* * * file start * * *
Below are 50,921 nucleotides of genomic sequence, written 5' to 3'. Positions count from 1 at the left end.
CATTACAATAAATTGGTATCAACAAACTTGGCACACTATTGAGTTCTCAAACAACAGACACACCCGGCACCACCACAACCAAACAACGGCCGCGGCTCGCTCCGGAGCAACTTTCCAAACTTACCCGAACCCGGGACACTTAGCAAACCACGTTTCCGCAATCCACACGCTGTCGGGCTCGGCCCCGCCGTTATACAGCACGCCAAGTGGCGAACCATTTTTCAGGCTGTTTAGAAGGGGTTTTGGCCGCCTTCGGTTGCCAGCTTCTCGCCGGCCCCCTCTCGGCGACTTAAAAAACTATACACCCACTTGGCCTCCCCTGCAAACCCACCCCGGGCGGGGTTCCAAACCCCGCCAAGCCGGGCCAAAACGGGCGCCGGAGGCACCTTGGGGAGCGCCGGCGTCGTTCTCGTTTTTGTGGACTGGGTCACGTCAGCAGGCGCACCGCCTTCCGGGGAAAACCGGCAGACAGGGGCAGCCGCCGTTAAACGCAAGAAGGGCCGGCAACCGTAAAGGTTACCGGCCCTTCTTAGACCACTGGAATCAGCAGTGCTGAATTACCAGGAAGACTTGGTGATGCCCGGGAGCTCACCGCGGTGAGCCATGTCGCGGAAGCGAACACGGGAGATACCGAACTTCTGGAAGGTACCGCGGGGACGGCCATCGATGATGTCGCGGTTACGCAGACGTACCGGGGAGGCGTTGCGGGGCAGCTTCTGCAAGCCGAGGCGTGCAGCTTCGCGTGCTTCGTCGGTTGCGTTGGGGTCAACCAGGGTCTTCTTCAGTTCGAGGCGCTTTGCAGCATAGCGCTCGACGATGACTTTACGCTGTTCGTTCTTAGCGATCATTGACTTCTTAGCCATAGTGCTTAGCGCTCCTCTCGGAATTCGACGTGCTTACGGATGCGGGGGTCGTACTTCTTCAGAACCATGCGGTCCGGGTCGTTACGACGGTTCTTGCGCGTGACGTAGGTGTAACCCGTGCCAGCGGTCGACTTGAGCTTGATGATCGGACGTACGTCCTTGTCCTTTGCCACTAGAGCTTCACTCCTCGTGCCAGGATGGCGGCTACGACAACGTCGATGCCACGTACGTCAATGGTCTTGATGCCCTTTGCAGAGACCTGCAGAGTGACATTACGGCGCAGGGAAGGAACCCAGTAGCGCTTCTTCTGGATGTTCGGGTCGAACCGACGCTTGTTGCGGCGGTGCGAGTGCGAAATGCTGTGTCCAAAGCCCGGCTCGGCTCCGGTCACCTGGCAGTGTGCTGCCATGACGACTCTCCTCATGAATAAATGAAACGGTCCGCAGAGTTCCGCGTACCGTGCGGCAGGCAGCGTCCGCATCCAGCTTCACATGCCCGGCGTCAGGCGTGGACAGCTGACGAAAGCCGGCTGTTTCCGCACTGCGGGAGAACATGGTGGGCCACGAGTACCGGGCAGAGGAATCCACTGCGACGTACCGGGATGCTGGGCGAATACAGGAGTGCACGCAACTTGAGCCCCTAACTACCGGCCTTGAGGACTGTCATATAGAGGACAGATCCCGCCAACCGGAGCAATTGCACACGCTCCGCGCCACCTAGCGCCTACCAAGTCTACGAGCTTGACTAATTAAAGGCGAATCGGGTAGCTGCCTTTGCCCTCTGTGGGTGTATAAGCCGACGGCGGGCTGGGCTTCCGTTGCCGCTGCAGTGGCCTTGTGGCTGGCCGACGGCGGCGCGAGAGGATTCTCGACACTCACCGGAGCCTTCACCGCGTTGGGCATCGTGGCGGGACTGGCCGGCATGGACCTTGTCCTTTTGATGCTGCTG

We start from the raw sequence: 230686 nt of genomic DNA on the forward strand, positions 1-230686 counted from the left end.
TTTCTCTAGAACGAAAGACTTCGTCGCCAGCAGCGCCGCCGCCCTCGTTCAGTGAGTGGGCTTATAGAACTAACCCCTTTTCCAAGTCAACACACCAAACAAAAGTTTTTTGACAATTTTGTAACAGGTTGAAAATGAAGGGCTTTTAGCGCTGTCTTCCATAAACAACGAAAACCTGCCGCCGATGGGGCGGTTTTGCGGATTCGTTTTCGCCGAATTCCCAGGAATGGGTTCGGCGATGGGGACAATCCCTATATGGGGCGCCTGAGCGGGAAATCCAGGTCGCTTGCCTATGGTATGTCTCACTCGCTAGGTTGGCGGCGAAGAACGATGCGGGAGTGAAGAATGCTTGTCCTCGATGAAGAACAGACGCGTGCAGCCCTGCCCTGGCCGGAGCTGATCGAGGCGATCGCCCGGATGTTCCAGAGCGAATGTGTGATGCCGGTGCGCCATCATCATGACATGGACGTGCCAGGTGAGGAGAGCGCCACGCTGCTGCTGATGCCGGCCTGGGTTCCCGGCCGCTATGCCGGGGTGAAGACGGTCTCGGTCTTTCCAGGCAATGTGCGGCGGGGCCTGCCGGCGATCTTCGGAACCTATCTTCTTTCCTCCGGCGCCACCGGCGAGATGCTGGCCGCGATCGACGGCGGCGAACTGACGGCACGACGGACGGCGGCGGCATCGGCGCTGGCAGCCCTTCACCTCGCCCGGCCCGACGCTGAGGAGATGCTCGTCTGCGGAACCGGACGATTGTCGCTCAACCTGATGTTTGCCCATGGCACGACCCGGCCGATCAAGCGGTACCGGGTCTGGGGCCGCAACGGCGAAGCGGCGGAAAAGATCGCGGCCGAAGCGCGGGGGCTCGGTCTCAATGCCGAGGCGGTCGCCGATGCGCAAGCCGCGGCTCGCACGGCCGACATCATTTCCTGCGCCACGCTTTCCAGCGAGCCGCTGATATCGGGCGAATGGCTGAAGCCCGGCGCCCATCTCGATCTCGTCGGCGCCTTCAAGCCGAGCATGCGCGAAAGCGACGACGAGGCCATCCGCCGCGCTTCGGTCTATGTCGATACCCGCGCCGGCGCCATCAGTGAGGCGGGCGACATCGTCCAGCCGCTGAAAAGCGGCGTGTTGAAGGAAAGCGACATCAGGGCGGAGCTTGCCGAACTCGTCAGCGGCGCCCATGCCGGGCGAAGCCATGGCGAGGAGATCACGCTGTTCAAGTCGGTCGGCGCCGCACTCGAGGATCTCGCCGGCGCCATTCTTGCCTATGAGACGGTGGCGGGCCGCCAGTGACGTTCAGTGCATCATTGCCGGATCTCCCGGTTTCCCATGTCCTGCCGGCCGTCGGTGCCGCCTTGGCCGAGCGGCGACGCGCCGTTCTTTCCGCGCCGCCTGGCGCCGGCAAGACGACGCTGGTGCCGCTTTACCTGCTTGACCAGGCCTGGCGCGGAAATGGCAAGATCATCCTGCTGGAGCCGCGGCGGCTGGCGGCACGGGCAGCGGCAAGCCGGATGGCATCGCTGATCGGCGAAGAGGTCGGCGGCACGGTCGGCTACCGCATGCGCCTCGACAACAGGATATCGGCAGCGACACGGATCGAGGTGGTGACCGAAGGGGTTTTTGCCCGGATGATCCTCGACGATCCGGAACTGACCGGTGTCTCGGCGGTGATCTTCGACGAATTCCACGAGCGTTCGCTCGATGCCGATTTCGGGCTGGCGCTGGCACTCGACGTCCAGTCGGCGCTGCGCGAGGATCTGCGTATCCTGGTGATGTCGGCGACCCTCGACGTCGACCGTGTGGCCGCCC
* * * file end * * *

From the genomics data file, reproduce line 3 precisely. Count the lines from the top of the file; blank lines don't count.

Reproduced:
We start from the raw sequence: 230686 nt of genomic DNA on the forward strand, positions 1-230686 counted from the left end.